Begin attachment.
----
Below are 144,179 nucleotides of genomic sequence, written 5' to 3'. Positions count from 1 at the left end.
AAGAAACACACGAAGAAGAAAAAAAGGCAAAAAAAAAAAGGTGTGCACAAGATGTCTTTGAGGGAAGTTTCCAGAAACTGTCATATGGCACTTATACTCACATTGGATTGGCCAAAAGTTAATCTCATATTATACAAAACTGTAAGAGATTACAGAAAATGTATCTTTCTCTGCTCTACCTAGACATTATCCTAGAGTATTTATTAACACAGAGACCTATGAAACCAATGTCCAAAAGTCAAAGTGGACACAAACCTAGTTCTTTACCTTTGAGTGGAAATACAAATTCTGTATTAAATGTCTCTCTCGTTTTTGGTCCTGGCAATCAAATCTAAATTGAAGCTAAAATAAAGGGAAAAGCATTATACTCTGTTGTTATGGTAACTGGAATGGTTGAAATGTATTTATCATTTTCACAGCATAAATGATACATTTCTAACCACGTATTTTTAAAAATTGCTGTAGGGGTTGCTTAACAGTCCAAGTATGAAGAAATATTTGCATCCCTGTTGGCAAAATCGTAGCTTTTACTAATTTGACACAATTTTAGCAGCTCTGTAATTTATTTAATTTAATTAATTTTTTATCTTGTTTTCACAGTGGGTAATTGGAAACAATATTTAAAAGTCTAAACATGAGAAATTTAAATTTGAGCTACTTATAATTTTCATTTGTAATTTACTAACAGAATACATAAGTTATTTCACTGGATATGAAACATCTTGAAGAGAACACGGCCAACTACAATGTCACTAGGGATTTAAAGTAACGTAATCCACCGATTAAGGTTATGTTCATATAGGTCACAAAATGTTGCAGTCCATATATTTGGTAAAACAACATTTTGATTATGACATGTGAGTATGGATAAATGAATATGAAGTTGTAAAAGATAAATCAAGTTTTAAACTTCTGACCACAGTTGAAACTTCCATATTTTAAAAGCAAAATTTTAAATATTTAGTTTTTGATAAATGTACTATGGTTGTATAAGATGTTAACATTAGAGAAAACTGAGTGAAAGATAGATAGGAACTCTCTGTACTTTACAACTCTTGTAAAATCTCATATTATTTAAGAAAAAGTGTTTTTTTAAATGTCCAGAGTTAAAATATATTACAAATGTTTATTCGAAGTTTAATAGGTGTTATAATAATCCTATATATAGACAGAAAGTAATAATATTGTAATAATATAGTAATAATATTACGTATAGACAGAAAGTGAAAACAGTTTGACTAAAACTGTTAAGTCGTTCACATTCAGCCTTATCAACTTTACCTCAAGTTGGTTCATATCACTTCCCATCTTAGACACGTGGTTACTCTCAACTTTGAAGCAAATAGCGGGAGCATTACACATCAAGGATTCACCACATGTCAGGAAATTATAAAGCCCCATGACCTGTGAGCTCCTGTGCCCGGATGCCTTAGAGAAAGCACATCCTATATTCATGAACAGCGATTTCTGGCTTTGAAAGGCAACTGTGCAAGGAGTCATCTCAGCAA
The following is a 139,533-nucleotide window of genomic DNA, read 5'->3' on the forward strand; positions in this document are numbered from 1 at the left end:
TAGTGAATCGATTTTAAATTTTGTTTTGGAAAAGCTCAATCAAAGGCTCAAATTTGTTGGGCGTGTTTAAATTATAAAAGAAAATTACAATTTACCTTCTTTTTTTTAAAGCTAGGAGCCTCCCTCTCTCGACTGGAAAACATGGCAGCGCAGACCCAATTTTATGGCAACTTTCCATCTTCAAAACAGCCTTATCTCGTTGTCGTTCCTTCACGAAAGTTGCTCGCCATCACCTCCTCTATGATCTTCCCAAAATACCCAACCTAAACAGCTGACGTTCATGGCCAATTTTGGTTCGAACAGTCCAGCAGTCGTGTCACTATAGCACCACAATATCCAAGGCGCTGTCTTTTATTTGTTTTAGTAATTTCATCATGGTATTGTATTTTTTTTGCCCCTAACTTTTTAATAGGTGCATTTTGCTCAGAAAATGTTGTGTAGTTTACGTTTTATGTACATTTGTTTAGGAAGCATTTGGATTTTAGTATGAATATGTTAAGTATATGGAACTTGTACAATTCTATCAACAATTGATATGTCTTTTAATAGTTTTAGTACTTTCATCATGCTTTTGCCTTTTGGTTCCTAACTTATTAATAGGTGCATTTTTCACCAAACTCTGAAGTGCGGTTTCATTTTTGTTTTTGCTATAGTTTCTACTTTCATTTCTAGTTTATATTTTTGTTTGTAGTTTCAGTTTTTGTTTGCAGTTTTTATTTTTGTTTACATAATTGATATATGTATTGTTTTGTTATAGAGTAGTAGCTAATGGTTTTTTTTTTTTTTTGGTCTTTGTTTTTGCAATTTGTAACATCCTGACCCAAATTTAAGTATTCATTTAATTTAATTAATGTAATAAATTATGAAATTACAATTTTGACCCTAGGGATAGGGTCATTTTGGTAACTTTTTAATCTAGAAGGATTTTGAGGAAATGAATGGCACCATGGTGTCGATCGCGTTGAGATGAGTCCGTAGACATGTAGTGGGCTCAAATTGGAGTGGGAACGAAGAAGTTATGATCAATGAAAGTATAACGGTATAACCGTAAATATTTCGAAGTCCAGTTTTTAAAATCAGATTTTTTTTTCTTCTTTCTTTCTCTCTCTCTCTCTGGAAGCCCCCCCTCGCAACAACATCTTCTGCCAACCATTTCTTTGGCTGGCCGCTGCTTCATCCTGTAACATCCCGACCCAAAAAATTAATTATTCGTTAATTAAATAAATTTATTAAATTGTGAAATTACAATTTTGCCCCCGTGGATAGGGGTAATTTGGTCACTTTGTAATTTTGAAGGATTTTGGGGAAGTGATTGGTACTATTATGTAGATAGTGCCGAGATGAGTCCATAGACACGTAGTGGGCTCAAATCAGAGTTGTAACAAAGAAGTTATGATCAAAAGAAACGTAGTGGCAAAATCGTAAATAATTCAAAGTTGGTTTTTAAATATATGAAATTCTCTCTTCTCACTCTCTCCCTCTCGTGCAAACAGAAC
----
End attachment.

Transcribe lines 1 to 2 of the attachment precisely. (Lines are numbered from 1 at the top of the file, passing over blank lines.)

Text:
Below are 144,179 nucleotides of genomic sequence, written 5' to 3'. Positions count from 1 at the left end.
AAGAAACACACGAAGAAGAAAAAAAGGCAAAAAAAAAAAGGTGTGCACAAGATGTCTTTGAGGGAAGTTTCCAGAAACTGTCATATGGCACTTATACTCACATTGGATTGGCCAAAAGTTAATCTCATATTATACAAAACTGTAAGAGATTACAGAAAATGTATCTTTCTCTGCTCTACCTAGACATTATCCTAGAGTATTTATTAACACAGAGACCTATGAAACCAATGTCCAAAAGTCAAAGTGGACACAAACCTAGTTCTTTACCTTTGAGTGGAAATACAAATTCTGTATTAAATGTCTCTCTCGTTTTTGGTCCTGGCAATCAAATCTAAATTGAAGCTAAAATAAAGGGAAAAGCATTATACTCTGTTGTTATGGTAACTGGAATGGTTGAAATGTATTTATCATTTTCACAGCATAAATGATACATTTCTAACCACGTATTTTTAAAAATTGCTGTAGGGGTTGCTTAACAGTCCAAGTATGAAGAAATATTTGCATCCCTGTTGGCAAAATCGTAGCTTTTACTAATTTGACACAATTTTAGCAGCTCTGTAATTTATTTAATTTAATTAATTTTTTATCTTGTTTTCACAGTGGGTAATTGGAAACAATATTTAAAAGTCTAAACATGAGAAATTTAAATTTGAGCTACTTATAATTTTCATTTGTAATTTACTAACAGAATACATAAGTTATTTCACTGGATATGAAACATCTTGAAGAGAACACGGCCAACTACAATGTCACTAGGGATTTAAAGTAACGTAATCCACCGATTAAGGTTATGTTCATATAGGTCACAAAATGTTGCAGTCCATATATTTGGTAAAACAACATTTTGATTATGACATGTGAGTATGGATAAATGAATATGAAGTTGTAAAAGATAAATCAAGTTTTAAACTTCTGACCACAGTTGAAACTTCCATATTTTAAAAGCAAAATTTTAAATATTTAGTTTTTGATAAATGTACTATGGTTGTATAAGATGTTAACATTAGAGAAAACTGAGTGAAAGATAGATAGGAACTCTCTGTACTTTACAACTCTTGTAAAATCTCATATTATTTAAGAAAAAGTGTTTTTTTAAATGTCCAGAGTTAAAATATATTACAAATGTTTATTCGAAGTTTAATAGGTGTTATAATAATCCTATATATAGACAGAAAGTAATAATATTGTAATAATATAGTAATAATATTACGTATAGACAGAAAGTGAAAACAGTTTGACTAAAACTGTTAAGTCGTTCACATTCAGCCTTATCAACTTTACCTCAAGTTGGTTCATATCACTTCCCATCTTAGACACGTGGTTACTCTCAACTTTGAAGCAAATAGCGGGAGCATTACACATCAAGGATTCACCACATGTCAGGAAATTATAAAGCCCCATGACCTGTGAGCTCCTGTGCCCGGATGCCTTAGAGAAAGCACATCCTATATTCATGAACAGCGATTTCTGGCTTTGAAAGGCAACTGTGCAAGGAGTCATCTCAGCAA